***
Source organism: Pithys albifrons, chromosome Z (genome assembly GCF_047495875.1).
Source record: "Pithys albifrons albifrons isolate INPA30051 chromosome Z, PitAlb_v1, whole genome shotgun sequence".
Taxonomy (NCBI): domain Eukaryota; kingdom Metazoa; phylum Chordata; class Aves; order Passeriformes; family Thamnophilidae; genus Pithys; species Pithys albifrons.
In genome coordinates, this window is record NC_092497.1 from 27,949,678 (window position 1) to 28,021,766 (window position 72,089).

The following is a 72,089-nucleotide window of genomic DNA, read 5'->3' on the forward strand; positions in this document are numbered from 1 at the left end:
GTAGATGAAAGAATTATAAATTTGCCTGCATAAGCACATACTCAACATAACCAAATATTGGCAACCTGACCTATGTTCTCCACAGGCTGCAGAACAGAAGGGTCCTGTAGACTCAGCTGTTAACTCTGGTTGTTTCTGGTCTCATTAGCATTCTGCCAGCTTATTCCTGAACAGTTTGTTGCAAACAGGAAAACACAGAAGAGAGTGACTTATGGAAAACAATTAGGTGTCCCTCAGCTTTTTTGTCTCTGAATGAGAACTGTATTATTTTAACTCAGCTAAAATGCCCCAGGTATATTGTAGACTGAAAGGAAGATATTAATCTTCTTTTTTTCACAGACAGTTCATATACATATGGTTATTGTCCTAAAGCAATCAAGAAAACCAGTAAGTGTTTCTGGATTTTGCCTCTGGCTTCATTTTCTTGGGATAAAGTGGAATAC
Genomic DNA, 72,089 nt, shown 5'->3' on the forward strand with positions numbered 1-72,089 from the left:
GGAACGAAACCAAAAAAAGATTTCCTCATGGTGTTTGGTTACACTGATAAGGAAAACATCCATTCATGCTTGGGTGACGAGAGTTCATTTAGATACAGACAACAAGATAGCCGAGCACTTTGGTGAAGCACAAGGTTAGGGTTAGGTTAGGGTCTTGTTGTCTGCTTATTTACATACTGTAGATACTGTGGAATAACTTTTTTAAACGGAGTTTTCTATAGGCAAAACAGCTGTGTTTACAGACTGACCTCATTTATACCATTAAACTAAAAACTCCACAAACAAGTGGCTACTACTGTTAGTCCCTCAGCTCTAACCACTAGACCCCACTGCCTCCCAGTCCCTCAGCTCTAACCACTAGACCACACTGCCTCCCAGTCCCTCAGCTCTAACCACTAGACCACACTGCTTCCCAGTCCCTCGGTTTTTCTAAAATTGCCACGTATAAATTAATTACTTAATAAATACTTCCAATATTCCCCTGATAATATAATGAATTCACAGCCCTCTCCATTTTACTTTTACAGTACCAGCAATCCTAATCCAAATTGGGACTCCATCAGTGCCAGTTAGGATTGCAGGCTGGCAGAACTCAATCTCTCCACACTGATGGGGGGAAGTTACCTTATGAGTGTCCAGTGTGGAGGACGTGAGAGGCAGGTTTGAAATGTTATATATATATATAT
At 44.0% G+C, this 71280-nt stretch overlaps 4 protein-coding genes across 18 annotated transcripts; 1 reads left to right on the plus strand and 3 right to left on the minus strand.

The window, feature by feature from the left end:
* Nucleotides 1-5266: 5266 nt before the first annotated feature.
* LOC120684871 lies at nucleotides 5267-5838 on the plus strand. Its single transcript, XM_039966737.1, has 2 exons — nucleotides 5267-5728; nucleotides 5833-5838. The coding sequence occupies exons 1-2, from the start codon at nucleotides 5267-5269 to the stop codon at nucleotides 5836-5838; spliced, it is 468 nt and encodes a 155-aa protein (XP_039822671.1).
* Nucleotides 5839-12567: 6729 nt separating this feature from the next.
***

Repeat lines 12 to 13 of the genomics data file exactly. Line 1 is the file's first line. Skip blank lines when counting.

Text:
* LOC120684871 lies at nucleotides 5267-5838 on the plus strand. Its single transcript, XM_039966737.1, has 2 exons — nucleotides 5267-5728; nucleotides 5833-5838. The coding sequence occupies exons 1-2, from the start codon at nucleotides 5267-5269 to the stop codon at nucleotides 5836-5838; spliced, it is 468 nt and encodes a 155-aa protein (XP_039822671.1).
* Nucleotides 5839-12567: 6729 nt separating this feature from the next.